Morton Hall immigration detention centre is one of the lesser known centres. This blog shares some of the impressions of this particular detention centre which are hard to capture by simply reading monitoring reports. Ali McGinely is Director of AVID, the Association of Visitors to Immigration Detainees, and one of the Coordination Group members of the Detention Forum. Eiri Ohtani is Project Director of the Detention Forum. Ali and Eiri have worked closely together over 10 years, initially sharing a small office room together!
By Ali McGinley and Eiri Ohtani
Access to places of detention is limited, either by their isolated location, the barbed wire that surrounds many of them, or by security rules that make visiting seem as though you’re entering a prison. By contrast, if you visit the website of Her Majesty’s Inspectorate of Prisons (HMIP), you will find a rich source of data on daily life in detention in the very detailed, and in some ways exacting, reports of their inspections of immigration detention centres. Photographs in the reports give us a glimpse of what it looks like inside: they are all pretty disturbing, heightened by that clash of colour schemes only found in institutional settings. Monitoring reports are also produced annually by the Independent Monitoring Boards (IMB).
It is rare for any country to have two statutory bodies which monitor immigration detention: often colleagues outside the UK, who face great difficulties obtaining detention related data, envy us for it. While HMIP and IMB’s inspection frameworks and methodologies are different, these official reports, put together, provide a degree of transparency about how Morton Hall is run and what it is like.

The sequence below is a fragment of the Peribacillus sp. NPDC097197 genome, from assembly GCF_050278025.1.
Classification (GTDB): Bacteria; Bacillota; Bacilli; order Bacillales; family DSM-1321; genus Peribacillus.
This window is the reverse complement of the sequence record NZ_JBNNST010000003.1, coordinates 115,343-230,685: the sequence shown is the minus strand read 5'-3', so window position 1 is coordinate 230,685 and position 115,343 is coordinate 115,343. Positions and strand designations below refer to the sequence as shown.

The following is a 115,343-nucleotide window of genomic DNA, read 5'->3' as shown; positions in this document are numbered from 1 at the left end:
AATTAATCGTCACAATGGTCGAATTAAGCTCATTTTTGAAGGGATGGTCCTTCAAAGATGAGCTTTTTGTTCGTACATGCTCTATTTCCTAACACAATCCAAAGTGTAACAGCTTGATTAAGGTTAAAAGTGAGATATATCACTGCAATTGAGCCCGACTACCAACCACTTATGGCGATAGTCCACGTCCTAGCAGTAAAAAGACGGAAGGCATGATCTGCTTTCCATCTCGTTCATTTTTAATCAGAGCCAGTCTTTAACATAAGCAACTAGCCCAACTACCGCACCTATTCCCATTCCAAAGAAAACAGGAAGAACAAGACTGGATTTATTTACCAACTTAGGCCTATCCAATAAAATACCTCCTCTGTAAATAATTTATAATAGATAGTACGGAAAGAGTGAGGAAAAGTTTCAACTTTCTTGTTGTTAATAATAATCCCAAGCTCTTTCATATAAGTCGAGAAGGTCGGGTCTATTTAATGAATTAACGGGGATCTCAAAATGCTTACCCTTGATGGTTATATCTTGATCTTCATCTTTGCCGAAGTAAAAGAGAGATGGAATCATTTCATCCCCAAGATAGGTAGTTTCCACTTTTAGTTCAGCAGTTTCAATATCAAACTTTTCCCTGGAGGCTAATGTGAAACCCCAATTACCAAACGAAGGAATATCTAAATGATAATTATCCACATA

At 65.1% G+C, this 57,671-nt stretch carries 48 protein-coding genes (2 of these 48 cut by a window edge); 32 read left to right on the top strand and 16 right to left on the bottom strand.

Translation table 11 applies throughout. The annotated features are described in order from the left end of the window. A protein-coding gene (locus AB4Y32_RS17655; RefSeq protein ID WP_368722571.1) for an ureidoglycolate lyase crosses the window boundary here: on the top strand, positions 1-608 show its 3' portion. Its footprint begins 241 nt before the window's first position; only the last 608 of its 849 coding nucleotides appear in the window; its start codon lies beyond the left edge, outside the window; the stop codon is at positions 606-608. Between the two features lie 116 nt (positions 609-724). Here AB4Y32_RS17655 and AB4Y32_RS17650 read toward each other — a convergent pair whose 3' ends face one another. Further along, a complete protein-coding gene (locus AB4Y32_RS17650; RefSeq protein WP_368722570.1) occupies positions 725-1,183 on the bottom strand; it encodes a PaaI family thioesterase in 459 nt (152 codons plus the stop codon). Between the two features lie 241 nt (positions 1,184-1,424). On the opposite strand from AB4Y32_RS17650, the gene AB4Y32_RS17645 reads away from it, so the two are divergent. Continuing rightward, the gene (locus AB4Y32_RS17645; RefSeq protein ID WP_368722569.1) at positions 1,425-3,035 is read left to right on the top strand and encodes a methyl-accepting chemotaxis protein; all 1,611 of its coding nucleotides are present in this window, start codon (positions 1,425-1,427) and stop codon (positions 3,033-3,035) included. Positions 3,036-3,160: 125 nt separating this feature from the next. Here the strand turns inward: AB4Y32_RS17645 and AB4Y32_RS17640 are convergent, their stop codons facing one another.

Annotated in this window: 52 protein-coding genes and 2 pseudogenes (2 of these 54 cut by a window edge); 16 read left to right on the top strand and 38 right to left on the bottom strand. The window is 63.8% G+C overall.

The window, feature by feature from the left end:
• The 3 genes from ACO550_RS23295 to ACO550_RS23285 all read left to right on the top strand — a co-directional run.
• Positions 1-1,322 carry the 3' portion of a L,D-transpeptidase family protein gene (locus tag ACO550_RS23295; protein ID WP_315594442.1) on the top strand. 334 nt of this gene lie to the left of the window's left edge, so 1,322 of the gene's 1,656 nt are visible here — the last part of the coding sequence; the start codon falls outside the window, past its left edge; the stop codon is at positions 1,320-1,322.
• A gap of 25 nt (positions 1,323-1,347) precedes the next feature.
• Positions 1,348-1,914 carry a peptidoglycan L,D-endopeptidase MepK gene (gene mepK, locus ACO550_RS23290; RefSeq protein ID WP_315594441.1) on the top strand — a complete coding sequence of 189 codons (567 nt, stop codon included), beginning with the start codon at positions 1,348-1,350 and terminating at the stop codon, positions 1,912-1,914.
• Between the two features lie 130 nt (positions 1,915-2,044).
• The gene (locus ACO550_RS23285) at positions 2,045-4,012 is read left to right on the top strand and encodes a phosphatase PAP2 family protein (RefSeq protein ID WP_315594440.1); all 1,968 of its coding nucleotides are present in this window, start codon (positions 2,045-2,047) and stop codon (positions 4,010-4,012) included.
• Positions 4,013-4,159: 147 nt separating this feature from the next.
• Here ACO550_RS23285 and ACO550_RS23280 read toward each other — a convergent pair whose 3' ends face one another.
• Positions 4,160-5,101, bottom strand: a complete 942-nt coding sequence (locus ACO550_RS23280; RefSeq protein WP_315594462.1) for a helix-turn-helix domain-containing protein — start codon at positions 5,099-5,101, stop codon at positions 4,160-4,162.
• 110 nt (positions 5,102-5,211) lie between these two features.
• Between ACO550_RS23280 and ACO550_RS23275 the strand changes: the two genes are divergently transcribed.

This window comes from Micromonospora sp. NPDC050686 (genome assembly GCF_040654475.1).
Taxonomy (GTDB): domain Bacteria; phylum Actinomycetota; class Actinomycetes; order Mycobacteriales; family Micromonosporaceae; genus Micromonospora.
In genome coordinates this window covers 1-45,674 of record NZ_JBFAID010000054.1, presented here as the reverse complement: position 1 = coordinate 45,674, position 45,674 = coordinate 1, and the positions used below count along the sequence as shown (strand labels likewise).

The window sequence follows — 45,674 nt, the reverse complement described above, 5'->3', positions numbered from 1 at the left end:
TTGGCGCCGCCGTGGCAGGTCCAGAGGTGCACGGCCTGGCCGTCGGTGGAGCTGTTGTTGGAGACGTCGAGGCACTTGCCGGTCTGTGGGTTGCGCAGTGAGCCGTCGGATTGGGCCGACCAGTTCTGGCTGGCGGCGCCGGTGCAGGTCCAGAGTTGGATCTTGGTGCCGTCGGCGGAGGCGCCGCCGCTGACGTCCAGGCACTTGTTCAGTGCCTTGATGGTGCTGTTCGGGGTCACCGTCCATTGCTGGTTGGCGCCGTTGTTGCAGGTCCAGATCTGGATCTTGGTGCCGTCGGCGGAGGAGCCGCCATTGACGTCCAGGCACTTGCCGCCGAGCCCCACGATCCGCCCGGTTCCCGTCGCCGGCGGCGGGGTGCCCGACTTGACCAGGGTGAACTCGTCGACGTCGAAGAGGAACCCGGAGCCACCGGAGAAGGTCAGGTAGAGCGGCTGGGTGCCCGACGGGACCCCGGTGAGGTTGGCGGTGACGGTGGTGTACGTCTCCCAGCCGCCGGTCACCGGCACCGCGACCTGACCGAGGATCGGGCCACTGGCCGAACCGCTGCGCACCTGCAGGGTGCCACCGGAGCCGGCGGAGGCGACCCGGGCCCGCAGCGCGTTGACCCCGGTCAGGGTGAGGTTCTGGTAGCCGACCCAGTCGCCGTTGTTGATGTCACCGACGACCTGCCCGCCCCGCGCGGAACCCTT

For many for whom immigrate detention is an abstract concept, the detention centres might appear indistinguishable from one another. But Morton Hall stands out. For one thing, it is the only remaining centre run by HM Prison Service. The fact that other detention centres are run by private security companies with profit motives rightly attracts much criticism. It is hard to know whether this direct connection to prisons makes any difference to public perceptions of the place. But there are certain differences we do notice: for example, there is more information in the public domain about the costs, and the way in which it is run.
What the reports cannot convey, however, is the sense of isolation that dominates Morton Hall. Located in Lincolnshire, the closest village is Swinderby, with 773 residents. Morton Hall very much ‘feels’ like a prison, both in its infrastructure and the regime followed inside. Of course, all detention centres feel like prisons inside – there is no doubt about that. But Morton Hall – like Dover and the Verne which have since closed down – actually look like prisons from outside too. You can see this as you approach the centre from far away, unlike the purpose-built centres beside the airports in the south. In fact, it was an RAF base, until 1985 when it became a prison, and an IRC in 2011.
The isolation is exacerbated by the limited visiting hours, often less than three hours a day. It is good to see that this isolation is recognised and attempts made to reduce it by providing a free taxi service to and from Lincoln and Newark rail stations, although you have to book it 24 hours in advance. Needless to say, individuals’ experiences of Morton Hall are also hard to capture in these reports, but we have collected vivid testimonies of Morton Hall which might help to increase people’s understanding of the place.